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Winemaking gets smart

Wineries in California are testing out how technology can help them make wine.

erin-carson
Erin Carson
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1 of 27 Palmaz Vineyards

Turning to tech

People have been making wine for at least 9,000 years. In California's Napa Valley, a few winemakers are turning to tech to help improve the process. 

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2 of 27 Palmaz Vineyards

Fermentation tanks

Palmaz Vineyards has its own supercomputer to help conditions inside its fermentation tanks. 

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3 of 27 Palmaz Vineyards

Going underground

The Palmaz family bought the vineyard in 1997 and built an underground facility into Mount George in Napa.

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4 of 27 Palmaz Vineyards

Tunnels and tanks

The complex facility of tunnels and tanks took seven years to excavate and build. 

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5 of 27 Palmaz Vineyards

18 stories underground

Palmaz's facility is about 18 stories underground and comes in at about 100,000 square feet. 

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6 of 27 Palmaz Vineyards

Palmaz Vineyards

The outside was built with rocks salvaged during excavation. 

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7 of 27 Palmaz Vineyards

Rotating carousel

There's even a rotating carousel of fermentation tanks, topped by a 54-foot-high dome. 

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8 of 27 Palmaz Vineyards

The winery supercomputer

Palmaz has its own supercomputer, called Fermentation Intelligent Logic Control System (FILCS, pronounced Felix). FILCS monitors everything that's happening inside the winery's fermentation tanks. 

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9 of 27 Erin Carson/CNET

Data on the dome

Data from each of the 24 fermentation tanks is projected onto the dome for winemakers to see. Those tanks sit on a rotating carousel underneath the dome.

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10 of 27 Palmaz Vineyards

Harvest time

Workers sort through the grapes during harvest time. 

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11 of 27 Palmaz Vineyards

Barrels and barrels

Wine is kept in barrels and stored at around 63 degrees Fahrenheit until it's bottled.

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12 of 27 Palmaz Vineyards

Tunnels

The walls of the tunnels are covered with gunite, the same material that's used to line swimming pools. 

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13 of 27 Erin Carson/CNET

Palmaz Vineyards

Palmaz Vineyards covers 64 acres. 

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14 of 27 Palmaz Vineyards

Crush season

The busiest time for all wineries in California's Napa and Sonoma counties is crush season, typically in September. 

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15 of 27 Palmaz Vineyards

Vineyards with a view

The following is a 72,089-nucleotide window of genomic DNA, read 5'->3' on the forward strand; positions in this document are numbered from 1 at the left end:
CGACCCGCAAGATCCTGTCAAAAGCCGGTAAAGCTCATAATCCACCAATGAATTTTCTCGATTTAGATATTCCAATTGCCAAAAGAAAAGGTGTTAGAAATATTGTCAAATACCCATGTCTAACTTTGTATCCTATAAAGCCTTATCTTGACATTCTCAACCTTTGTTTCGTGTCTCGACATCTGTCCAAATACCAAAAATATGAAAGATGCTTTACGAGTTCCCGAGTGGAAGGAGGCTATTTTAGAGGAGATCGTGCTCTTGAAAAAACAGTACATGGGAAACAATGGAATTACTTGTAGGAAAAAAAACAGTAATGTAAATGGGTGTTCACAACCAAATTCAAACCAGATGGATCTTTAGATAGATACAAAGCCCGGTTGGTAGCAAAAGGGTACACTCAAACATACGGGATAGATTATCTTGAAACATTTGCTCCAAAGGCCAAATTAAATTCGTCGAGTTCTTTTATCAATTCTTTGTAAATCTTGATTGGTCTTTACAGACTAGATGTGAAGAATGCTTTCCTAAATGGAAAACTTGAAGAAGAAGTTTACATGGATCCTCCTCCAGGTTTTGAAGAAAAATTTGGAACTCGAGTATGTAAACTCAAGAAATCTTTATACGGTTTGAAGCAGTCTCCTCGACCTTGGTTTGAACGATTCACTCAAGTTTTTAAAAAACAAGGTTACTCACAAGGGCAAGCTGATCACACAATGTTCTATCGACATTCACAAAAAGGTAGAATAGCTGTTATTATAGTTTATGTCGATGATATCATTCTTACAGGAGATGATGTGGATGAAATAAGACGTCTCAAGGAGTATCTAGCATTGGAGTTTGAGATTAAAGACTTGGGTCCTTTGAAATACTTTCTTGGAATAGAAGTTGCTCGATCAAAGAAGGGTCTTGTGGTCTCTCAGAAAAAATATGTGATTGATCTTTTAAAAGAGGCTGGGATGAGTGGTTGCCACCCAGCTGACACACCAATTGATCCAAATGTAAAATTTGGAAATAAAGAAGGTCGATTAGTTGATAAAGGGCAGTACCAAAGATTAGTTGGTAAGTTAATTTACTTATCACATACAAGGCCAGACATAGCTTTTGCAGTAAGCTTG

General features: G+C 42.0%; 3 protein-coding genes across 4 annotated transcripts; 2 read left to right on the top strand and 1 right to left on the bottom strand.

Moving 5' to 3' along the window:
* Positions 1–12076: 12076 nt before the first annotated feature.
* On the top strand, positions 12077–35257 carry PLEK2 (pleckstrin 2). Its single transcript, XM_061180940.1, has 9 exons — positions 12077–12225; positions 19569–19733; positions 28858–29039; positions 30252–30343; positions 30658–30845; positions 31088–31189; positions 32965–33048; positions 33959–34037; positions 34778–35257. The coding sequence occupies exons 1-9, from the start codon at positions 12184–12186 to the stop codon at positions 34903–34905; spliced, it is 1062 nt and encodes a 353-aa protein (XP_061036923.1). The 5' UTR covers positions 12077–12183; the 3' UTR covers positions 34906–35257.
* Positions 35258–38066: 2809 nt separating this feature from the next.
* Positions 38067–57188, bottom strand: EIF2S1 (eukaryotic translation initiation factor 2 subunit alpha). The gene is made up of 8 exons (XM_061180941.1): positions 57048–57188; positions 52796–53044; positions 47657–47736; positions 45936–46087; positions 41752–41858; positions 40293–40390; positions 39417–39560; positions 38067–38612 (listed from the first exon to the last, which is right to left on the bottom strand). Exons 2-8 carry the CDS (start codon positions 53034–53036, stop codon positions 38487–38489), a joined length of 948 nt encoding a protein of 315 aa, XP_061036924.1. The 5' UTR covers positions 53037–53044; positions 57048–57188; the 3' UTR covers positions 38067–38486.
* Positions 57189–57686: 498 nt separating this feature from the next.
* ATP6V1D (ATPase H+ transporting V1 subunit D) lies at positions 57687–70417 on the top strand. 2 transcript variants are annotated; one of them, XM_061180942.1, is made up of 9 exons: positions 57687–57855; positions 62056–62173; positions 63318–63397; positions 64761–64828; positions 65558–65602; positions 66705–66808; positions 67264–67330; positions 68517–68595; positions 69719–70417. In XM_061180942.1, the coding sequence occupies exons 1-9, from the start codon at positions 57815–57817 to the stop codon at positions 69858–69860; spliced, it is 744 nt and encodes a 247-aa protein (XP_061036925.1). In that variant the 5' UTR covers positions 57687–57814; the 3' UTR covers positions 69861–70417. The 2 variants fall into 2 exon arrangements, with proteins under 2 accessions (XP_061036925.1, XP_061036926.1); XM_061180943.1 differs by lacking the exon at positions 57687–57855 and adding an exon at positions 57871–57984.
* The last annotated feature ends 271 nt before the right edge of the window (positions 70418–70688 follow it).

Tourists come to the California's wine country for the scenery, too. 

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16 of 27 Palmaz Vineyards

Maturing vines

Palmaz also uses a system called Vineyard Infrared Growth Optical Recognition, or VIGOR, that tells the winemakers how the different vines are maturing.  

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17 of 27 Palmaz Vineyards

Eyes in the sky

Twice a week, a plane from a local flight school takes multispectral images of the vines. 

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18 of 27 Palmaz Vineyards

Tracking grapes

Winemakers can track grapes growing in different parts of the property. 

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19 of 27 Palmaz Vineyards

Mapping grapes

They know which grapes are where and VIGOR also helps them know how much water and sun the grapes are getting.

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20 of 27 Celso Bulgatti/CNET

Lessons in wine tasting

The author learns about the different variables that can affect a wine's taste and smell. 

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21 of 27 Treasury Wine Estates

Testing tech

The Grace Benoist Ranch vineyard, which grows grapes for the different labels owned by Australia's Treasury Wine Estates, is also experimenting with technology. 

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22 of 27 Treasury Wine Estates

A vineyard in Sonoma

This property covers about 200 planted acres in Sonoma, California.

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23 of 27 Treasury Wine Estates

Grape harvester

Like many vineyards, Grace Benoist Ranch uses a tractor-like machine called a Pellenc Grape Harvester that can cultivate, harvest, destem, pull and mow — and can reach across three rows of vines when fully extended. 

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24 of 27 Treasury Wine Estates

Sensors among the vines

The vineyard also has different kinds of sensors scattered among the blocks of vines. 

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25 of 27 Arable

Weather sensors

Grace Benoist Ranch is experimenting with solar-powered weather sensors that can take readings on things like ambient air temperature and the temperature of the vines.

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26 of 27 Erin Carson/CNET

Counting raindrops

The top works like a drum skin and can count the number of raindrops that hit it.

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27 of 27 Erin Carson/CNET

Flow meters

Grace Benoist is also testing flow meters to help them determine how much to water different vines. 

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